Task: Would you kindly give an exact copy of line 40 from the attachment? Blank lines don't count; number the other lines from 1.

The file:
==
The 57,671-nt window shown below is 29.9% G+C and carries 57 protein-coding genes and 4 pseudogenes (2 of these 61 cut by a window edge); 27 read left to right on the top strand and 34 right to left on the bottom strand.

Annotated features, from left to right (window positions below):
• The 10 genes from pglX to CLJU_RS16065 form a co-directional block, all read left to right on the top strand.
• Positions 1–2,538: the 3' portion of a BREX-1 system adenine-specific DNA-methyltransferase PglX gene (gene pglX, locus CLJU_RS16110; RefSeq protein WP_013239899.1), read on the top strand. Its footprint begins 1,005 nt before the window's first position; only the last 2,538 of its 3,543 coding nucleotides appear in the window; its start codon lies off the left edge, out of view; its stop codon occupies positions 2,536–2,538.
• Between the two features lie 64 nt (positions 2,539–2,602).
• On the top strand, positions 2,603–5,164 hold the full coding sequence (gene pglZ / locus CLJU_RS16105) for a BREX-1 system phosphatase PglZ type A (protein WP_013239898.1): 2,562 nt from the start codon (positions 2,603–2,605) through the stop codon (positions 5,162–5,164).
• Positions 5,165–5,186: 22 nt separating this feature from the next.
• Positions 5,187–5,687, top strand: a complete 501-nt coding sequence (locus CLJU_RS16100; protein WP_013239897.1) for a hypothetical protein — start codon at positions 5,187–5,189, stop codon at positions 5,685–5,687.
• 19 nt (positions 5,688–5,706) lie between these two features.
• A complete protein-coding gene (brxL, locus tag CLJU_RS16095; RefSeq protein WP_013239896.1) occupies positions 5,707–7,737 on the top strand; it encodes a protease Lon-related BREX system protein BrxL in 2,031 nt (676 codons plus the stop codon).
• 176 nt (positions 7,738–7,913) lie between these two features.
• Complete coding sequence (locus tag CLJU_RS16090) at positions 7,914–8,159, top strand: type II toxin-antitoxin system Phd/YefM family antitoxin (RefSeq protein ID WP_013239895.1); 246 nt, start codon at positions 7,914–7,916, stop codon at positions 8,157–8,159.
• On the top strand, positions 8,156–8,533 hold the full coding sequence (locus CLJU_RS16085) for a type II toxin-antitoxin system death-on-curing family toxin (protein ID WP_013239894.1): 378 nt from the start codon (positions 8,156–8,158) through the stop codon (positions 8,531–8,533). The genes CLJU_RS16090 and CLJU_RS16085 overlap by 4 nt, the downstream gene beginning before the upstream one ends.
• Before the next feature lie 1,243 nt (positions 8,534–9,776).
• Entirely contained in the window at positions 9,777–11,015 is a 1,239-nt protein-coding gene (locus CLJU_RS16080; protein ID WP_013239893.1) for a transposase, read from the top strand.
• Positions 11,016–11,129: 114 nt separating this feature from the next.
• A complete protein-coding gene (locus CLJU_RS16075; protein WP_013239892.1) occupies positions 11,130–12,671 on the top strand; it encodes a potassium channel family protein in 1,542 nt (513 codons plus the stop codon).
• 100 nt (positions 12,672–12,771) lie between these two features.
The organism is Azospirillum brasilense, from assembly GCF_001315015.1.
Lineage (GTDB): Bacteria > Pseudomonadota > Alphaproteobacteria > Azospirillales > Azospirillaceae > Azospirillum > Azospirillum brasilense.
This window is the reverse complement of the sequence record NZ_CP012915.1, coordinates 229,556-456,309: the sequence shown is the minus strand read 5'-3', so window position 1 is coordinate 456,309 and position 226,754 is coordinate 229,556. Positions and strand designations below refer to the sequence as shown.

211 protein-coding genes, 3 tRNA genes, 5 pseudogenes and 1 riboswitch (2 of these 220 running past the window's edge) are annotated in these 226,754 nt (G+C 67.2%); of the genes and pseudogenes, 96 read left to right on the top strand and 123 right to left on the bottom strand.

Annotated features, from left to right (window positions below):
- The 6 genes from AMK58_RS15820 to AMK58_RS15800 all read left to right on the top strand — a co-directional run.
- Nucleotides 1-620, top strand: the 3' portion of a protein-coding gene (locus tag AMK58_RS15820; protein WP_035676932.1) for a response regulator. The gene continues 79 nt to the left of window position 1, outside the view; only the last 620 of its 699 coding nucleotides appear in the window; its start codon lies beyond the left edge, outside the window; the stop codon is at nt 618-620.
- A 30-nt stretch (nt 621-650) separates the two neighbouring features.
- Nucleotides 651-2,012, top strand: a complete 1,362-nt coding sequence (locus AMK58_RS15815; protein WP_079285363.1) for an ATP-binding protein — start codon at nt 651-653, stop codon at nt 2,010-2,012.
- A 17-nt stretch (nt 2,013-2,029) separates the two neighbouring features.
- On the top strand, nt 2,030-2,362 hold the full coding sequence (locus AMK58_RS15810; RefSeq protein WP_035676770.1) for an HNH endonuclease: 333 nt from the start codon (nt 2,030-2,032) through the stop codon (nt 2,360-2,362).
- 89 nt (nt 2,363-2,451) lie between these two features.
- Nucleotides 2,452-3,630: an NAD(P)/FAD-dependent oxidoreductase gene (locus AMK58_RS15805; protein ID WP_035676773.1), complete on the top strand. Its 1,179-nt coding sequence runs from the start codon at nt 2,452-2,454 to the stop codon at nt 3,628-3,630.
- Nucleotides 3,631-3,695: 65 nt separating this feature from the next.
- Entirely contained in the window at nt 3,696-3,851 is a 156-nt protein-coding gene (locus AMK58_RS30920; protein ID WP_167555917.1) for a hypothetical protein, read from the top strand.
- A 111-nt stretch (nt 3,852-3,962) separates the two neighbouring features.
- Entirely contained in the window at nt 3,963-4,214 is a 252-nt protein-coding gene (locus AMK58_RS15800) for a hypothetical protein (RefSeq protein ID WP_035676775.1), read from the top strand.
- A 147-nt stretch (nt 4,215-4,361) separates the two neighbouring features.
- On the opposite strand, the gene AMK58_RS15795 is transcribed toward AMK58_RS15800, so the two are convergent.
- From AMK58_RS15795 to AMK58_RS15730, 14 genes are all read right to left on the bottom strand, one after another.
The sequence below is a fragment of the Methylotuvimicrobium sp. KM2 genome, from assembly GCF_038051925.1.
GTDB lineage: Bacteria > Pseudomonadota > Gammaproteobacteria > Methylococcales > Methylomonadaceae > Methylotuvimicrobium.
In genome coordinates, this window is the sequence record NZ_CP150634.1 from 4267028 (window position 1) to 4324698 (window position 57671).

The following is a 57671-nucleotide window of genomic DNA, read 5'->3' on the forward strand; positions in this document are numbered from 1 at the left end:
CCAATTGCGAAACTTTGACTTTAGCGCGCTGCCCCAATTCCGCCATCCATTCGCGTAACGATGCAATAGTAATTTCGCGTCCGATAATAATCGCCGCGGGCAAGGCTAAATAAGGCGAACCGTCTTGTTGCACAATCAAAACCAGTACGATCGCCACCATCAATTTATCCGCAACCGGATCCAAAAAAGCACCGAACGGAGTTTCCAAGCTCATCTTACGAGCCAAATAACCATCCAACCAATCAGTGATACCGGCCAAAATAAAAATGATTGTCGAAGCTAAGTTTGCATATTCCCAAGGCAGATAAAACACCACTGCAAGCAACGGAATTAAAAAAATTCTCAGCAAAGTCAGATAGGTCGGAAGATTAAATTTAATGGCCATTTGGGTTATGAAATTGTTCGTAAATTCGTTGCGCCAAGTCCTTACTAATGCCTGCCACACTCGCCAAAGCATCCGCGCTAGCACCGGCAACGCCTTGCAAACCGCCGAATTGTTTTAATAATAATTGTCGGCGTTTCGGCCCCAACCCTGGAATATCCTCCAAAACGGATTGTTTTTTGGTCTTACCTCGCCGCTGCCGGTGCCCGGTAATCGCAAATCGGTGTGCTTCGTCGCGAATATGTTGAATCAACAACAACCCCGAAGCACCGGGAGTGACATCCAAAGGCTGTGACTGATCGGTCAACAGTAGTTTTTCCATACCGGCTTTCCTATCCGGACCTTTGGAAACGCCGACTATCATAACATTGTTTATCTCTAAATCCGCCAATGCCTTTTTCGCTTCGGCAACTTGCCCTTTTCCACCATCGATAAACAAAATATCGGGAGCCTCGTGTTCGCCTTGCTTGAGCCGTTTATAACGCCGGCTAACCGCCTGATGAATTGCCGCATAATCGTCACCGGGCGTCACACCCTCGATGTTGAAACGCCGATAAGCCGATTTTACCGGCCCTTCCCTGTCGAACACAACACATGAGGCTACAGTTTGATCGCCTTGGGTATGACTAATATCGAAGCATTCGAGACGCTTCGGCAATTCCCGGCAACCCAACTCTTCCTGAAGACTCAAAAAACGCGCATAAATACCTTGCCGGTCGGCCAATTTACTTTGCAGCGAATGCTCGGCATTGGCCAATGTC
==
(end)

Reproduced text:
GTDB lineage: Bacteria > Pseudomonadota > Gammaproteobacteria > Methylococcales > Methylomonadaceae > Methylotuvimicrobium.